How to Shop for Groceries When Everything Is More Expensive

With a few thoughtful strategies (and a trip down the frozen aisle) you can stretch your grocery budget even when things are tight.

April 14, 2022
Young woman looking at the price on pasta package while shopping in grocery store.

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Young woman looking at the price on pasta package while shopping in grocery store.

Photo by: Drazen Zigic/Getty

Drazen Zigic/Getty

By Leah Brickley for Food Network Kitchen

Feeling the squeeze at checkout? You’re not alone. Even staples aren’t immune to inflation: the consumer price index for a dozen eggs is currently around $1.46 — compare that to $1.01 in 2021 and $1.00 in 2020 (only a penny less!). And it’s not just eggs; almost all food prices have risen this year, with cereals and baked goods leading the increases. So, what’s going on with our groceries? The answer is complicated — the pandemic, supply chain issues, climate change and the war in Ukraine are all contributors. There’s good news: despite all the frenzied buzz about food prices, it’s predicted that food-at-home (aka groceries) costs will rise only by 3 to 4 percent in 2022. But that’s on top of the inflation we all felt from the past two years. Here are tips for stretching and strengthening your dollars.

Download helpful grocery savings apps.

There are some money-saving apps designed specifically for grocery savings: Simply enter your zip code and Flipp will aggregate digital flyers from local participating stores — swipe through to find deals. Also, check if you live near a grocery chain that participates with Flashfood, the app that helps save money while also reducing food waste. Get notifications when perfectly good food items (everything from meat to cheese) are nearing their best before date and grab them up at a discount — up to 50%!

Stretch proteins instead of skipping them totally.

You’ll spend less money if you eat less meat, but it can be hard to totally do without the staples many families rely on and enjoy. If that’s you, keep meat but have it work harder with recipes that help a little go a long way — try these to start. Meat can play a supporting role in dishes like stir fries, grain bowls and soups, which are satisfyingly bulked up with veggies.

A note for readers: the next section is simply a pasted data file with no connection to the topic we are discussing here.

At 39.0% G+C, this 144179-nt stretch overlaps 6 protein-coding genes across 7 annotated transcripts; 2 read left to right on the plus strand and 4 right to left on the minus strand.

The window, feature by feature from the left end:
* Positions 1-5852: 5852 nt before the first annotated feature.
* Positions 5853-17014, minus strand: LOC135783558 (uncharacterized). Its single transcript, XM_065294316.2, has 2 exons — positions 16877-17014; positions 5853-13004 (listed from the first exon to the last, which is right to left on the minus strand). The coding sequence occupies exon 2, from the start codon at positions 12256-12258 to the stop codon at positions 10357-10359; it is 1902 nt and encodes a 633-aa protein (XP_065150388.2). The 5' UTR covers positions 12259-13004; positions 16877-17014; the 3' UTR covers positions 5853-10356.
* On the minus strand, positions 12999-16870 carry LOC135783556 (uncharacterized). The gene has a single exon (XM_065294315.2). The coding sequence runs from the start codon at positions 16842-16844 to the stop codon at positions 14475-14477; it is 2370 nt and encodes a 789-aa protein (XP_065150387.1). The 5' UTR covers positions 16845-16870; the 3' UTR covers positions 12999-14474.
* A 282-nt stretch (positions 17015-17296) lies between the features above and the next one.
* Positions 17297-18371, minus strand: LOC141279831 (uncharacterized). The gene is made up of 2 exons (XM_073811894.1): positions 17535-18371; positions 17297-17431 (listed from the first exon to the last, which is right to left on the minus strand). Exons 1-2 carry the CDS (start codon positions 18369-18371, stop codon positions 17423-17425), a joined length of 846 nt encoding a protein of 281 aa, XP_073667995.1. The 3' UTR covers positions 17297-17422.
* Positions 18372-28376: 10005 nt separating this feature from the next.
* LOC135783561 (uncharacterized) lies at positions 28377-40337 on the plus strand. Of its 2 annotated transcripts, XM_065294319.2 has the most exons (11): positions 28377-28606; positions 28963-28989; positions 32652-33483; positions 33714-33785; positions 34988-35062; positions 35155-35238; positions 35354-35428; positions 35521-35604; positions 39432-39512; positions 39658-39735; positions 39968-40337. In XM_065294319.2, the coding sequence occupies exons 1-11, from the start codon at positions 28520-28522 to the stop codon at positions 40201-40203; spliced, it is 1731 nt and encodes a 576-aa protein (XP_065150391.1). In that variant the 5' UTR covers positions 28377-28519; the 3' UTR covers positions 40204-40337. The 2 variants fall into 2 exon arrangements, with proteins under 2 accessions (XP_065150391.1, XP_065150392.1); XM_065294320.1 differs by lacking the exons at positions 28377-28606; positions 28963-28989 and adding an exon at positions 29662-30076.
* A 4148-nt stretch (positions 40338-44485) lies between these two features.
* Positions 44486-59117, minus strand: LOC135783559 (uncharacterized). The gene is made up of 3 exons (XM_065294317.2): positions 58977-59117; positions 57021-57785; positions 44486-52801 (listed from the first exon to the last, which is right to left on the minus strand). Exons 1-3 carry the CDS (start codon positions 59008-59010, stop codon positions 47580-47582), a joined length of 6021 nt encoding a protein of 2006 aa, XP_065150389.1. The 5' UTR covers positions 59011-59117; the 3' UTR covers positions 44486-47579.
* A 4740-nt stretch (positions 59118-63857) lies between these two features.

Buy private store brands.

Private label store brands are often less expensive than national brands and just as good (and in some cases identical). Grocery stores can produce their own private label foods (cutting out the middleman) or national brands sometimes bottle and jar your favorite products and simply repackage them as private. Be sure to compare prices before tossing into your cart.

The frozen food department of an Iowa grocery store.

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The frozen food department of an Iowa grocery store.

Photo by: Katrina Wittkamp/Getty

Katrina Wittkamp/Getty

Fill up on frozen.

Have you noticed that the frozen food section is getting more interesting? There’s cauliflower rice and spiralized squash! Along with innovation, frozen food has managed to stay less expensive than fresh. But the real savings is in the storage — frozen keeps longer. If fresh vegetables and berries are too pricey then head to the freezer section. Use what you need without worrying about the rest spoiling. The same is true for meat — chicken and beef are particularly expensive right now. Look for frozen alternatives that will last longer and keep your money from going in the trash.

Planning your grocery list makes sense — but improvising can too.

Yes, we are fans of meal planning to make cooking efficient and ensure you don’t buy ingredients you can’t use before they spoil, but being an economical cook also means throwing together meals on the fly. Sometimes you need to use what you have on hand or buy what’s on sale and just make it work. The three unofficial rules to improvised cooking are 1) know a handful of essential and basic dishes 2) substitute ingredients with confidence 3) and add flourishes at the end — just like a chef in a restaurant. A drizzle of olive oil, sprinkle of salt, a spoonful of your favorite condiment or something crunchy and savory can make (and sometimes rescue) a finished dish.

Support local farmers and makers.

You don’t have to get all your groceries from a supermarket: there are farmers’ markets, CSA produce (and even seafood) shares, local bakeries, honey, eggs and meat (if you’re fortunate enough!). Investigate to see if some produce and other items may cost less than at the grocery store – the potential savings depends on your area, but you might be surprised what you find.

Sign up.

There are plenty of brick-and-mortar grocery memberships and online subscription services out there. With just a little investigation you may find that even with a yearly or monthly commitment there still may be savings. Some national grocery chains also include free delivery and gas perks, which would both be great right about now.

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